His students may call him “Mr. De,” but Frank DeAngelis is known by many others as family, friend, mentor, and colleague.
When I first met Frank in the summer of 2013, he brought me immediate comfort. I never could have predicted how steady a force he would become for Safe and Sound Schools and for me personally.
The summer after my daughter was killed in the tragedy at Sandy Hook, I attended The Briefings, an annual conference presented by the“I Love You Guys” Foundationin Colorado. Friends had encouraged me to come to listen, learn and speak in public – for the first time – about losing Josephine and starting Safe and Sound Schools. Though it was to be a short speech, I was beyond nervous. Up to this point in my life, the only audience I was eager to speak in front of was a classroom full of energetic elementary students.
Sitting in the front row of the auditorium at Columbine High School, my stomach flip-flopping and heart racing, I looked to my right and two seats over, where I caught the eye of Frank DeAngelis. We’d never met before, but he just knew by looking at me, that I was not at all sure of what I was about to do. He reached across the presenter between us, patted my hand, and gave me a look that conveyed, “You got this.” It’s a look he’s given away thousands of times to thousands of others, but that one was for me—and at just the right moment.
Frank’s gesture of support and solidarity gave me the strength to get on that stage and launch Safe and Sound Schools publicly. The feedback from attendees at The Briefings and the I Love U Guys community was incredible and thoughtful. They validated our mission and our approach. I knew we were on the right track and with the right people.
After that day, Frank and I exchanged emails and continued to run into each other in our travels and at conferences. Each time I saw Frank, I felt like I was reuniting with an old friend. The work of building a foundation and launching a mission was hard and surprisingly lonely at times. Whenever I would run into Frank, I’d leave with my cup filled and a reminder that I was not in this alone.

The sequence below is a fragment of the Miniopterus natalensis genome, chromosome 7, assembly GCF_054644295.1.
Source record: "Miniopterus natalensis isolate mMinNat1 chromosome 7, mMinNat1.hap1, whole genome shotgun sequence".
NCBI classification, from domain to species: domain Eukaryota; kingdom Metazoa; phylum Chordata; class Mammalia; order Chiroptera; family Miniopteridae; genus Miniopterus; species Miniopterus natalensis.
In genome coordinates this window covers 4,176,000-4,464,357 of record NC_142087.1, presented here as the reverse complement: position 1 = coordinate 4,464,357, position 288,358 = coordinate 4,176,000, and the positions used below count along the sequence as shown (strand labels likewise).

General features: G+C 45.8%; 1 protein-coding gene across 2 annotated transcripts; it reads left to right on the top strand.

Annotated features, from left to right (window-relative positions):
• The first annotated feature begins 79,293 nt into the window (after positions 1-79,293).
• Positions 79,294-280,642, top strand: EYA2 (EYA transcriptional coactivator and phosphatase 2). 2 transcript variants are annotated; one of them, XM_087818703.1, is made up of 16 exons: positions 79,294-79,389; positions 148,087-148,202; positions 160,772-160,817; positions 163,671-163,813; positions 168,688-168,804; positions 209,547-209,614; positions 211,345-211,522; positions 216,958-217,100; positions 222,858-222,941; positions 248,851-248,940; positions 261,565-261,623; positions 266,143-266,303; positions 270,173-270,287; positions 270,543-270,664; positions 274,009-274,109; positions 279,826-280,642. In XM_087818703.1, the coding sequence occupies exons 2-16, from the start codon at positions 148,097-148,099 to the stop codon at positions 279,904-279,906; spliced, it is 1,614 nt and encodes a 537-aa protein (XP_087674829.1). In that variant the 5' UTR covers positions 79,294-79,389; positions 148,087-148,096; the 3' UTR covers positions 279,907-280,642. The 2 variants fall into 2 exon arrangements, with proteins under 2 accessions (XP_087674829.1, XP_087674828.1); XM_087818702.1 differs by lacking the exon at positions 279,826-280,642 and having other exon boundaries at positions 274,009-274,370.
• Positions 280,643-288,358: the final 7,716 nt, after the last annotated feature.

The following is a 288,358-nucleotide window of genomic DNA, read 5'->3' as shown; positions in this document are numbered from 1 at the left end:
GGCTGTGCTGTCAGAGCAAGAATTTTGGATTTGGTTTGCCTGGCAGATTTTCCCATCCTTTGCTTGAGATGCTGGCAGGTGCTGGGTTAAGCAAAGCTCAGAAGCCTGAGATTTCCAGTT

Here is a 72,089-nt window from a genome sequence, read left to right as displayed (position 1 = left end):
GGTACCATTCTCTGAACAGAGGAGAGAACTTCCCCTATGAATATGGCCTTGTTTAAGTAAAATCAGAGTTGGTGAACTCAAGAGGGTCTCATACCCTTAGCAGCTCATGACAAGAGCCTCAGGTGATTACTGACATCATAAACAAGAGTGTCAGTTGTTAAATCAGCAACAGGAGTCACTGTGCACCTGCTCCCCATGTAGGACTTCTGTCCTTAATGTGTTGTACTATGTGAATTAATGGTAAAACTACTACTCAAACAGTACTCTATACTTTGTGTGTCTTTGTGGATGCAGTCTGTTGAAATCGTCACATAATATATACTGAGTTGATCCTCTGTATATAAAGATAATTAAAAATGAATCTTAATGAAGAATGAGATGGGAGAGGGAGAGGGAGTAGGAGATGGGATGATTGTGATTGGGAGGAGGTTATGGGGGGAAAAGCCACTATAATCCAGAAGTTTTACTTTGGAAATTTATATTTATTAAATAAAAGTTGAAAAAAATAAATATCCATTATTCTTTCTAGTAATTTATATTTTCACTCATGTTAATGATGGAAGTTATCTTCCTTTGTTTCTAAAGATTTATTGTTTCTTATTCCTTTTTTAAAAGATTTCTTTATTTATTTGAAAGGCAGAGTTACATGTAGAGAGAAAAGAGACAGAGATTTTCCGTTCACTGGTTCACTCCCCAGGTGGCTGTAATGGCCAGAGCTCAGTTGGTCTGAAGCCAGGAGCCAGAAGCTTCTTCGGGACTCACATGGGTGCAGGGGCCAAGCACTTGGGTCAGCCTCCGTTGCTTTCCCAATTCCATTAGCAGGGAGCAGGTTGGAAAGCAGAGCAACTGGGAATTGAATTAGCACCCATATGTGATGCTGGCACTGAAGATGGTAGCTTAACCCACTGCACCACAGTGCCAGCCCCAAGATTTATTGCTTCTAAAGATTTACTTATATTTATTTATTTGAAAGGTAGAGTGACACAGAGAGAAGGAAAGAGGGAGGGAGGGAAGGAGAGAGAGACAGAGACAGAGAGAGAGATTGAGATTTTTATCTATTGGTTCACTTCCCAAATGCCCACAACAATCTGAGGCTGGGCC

Years of speaking and working together have passed and the friendship has continued. Frank is now an integral part of the work we do at Safe and Sound Schools and has joined us as an advisor and speaker. And, we are lucky to have him.
Frank officially retired a few years ago, but has not stopped since. He works with us, sits on the board of the I Love U Guys Foundation, and supports the work of the Koshka Foundation and Safe2Tell Colorado. We joke that his retirement has him busier than ever.
When he asked me to read and review the manuscript for his new book, I was honored, but also grateful that others would have the opportunity to get to know Frank. Frank is such a special person, and everyone who has met him feels connected to him. But, of course, there’s only so much of Frank to go around.
Frank’s book, “They Call Me Mr. De,” is a perfect opportunity to get to know Frank, and be inspired by a great man and a truly humble servant.
Forever changed by the Columbine tragedy, Frank carries a heavy burden. He does it with heart and dedication, and always in honor of his “Beloved 13,” the survivors, the entire Columbine community, and all those he has come to know and love since the tragedy. His book–his story– is a gift to all of us.
To understand what I mean, take a read or a free preview. And know that a portion of proceeds from this book will come back to support the mission of Safe and Sound Schools and all the non-profit organizations that Frank DeAngelis, a.k.a. Mr. De, generously supports with his time and in his travels.
Author: Michele Gay, Co-founder and Executive Director of Safe and Sound Schools